NY State Assembly Passes Gay Marriage Bill
The State Assembly approved legislation on Tuesday night that would make New York the sixth state to allow same-sex marriage — a pivotal vote that shifts the debate to the State Senate, where gay rights advocates and conservative groups alike are redoubling their efforts.
In a sign of how opinion in Albany has shifted on the issue, several members of the Assembly who voted against the measure in 2007 voted in favor of it on Tuesday.
The final vote was 89 to 52, including the backing of five Republicans.
“This is a matter of equity and justice. New Yorkers should have the right to marry who they chose. Partners unable to enter into a civil marriage, and their children, lack basic legal protections taken for granted by married couples,” said Silver (D-Manhattan).
“The Assembly cast another vote today for equality, and sent a strong message that our state must no longer exclude citizens from basic rights and protections. Our constitution and our consciences demand action,” said O’Donnell (D-Manhattan). “It is impossible to ignore the pleas of parents who want their children to be treated equally under the law and individuals who want nothing more than to protect their partners and families.”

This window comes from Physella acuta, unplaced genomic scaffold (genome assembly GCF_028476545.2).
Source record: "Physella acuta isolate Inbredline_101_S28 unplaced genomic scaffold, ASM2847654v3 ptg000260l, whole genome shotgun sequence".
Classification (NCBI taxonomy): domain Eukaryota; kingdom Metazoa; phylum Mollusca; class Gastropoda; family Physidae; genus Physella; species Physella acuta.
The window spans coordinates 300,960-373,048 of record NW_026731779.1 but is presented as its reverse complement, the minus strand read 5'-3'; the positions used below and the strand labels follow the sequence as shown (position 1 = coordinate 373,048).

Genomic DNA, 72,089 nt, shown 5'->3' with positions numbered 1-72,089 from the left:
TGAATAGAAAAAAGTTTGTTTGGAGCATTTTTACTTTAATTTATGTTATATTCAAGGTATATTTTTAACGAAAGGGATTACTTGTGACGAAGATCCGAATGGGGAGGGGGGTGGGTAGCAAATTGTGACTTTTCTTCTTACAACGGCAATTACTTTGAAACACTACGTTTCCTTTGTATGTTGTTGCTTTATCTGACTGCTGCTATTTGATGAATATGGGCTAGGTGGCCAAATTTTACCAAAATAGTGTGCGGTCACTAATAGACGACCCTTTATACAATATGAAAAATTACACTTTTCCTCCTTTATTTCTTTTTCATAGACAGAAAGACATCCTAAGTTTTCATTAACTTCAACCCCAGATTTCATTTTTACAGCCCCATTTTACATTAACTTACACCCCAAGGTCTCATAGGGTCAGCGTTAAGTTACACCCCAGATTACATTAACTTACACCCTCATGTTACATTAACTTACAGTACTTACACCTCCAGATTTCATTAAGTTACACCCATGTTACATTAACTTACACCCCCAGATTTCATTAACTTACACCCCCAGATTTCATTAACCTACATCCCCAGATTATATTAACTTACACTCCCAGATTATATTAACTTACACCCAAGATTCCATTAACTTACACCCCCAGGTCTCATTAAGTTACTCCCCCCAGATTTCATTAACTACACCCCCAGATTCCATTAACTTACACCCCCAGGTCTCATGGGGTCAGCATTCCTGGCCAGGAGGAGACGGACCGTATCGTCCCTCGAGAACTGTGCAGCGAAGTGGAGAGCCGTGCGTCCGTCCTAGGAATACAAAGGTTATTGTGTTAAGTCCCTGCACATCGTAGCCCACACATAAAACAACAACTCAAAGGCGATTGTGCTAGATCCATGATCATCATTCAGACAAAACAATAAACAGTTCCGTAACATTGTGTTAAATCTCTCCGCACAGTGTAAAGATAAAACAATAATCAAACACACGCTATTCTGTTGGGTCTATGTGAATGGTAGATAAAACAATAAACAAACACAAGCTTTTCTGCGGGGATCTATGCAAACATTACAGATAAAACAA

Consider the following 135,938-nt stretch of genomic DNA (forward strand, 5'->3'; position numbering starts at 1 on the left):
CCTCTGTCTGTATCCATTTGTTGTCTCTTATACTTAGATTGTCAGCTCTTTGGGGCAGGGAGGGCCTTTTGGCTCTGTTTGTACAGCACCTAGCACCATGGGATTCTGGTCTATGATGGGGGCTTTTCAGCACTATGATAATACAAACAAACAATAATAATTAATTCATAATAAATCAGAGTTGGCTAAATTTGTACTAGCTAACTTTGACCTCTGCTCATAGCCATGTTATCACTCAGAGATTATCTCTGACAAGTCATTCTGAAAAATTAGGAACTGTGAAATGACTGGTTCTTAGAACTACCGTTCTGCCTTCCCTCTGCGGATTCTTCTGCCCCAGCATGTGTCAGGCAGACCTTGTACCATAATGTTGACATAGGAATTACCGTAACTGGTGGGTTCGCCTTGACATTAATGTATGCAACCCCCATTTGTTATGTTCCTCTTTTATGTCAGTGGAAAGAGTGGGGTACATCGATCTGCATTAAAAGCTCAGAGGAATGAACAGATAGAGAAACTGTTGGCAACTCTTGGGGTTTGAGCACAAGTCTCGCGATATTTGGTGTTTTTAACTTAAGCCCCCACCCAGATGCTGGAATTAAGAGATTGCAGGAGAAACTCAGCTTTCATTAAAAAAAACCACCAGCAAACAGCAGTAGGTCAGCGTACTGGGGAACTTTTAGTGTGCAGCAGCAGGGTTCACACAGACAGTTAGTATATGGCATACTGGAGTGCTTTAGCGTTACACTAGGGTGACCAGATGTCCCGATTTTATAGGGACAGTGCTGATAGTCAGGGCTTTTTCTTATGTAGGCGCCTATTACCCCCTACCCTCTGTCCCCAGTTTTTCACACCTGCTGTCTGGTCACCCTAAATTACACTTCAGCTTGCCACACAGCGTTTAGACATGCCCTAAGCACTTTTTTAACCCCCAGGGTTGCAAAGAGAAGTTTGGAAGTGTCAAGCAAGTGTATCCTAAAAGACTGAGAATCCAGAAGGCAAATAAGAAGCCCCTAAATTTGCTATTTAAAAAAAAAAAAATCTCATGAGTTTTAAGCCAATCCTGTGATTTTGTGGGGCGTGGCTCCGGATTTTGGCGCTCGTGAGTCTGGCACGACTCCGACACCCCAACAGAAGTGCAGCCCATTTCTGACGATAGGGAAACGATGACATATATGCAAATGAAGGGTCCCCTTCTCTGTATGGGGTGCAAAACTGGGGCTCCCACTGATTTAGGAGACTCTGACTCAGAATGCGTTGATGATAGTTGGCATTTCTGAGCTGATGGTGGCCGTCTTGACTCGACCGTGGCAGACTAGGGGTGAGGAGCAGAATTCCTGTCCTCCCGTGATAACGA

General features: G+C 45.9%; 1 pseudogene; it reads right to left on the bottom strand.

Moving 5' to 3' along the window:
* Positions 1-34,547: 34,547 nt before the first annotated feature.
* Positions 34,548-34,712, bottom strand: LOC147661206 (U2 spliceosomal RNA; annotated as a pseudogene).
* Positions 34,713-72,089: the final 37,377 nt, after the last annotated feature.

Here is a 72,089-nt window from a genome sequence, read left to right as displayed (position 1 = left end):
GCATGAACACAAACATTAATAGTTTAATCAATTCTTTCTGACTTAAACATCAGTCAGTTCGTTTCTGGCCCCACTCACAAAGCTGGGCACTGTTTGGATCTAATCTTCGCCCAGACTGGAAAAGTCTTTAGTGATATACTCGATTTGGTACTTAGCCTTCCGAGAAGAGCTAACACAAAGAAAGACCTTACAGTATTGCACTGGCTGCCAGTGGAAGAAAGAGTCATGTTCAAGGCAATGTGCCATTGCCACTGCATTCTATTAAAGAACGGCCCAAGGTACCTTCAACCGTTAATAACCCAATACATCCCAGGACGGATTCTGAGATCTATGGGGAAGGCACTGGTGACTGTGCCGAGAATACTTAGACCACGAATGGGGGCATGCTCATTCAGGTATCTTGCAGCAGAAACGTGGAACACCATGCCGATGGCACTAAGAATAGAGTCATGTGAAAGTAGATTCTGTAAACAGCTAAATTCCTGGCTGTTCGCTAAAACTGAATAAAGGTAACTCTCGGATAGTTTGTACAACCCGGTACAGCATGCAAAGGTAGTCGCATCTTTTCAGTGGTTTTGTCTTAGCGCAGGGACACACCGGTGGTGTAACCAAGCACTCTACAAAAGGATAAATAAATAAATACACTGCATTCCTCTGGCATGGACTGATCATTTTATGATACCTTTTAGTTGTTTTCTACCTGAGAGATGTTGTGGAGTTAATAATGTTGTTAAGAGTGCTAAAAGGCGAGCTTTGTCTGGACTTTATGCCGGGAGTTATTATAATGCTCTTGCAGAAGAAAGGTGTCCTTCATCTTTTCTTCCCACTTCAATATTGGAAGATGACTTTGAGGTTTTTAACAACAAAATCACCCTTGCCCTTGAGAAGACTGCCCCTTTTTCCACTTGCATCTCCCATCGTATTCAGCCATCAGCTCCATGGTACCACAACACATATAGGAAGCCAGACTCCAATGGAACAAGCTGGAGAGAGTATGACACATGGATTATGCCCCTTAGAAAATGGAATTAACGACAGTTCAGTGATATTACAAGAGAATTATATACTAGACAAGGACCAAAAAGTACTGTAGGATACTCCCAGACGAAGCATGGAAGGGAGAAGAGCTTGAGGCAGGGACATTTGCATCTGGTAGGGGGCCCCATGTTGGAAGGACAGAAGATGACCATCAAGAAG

“Different religions have different ideas about what constitutes a marriage, and each of us may have our own personal beliefs on what marriage means. These can be strongly-held convictions, and I respect them. But many of us do not believe that it is government’s place to define marriage in a way that excludes many couples from the legal benefits associated with marriage, and I hope New York will soon become the latest state to adopt a law whose time has come.”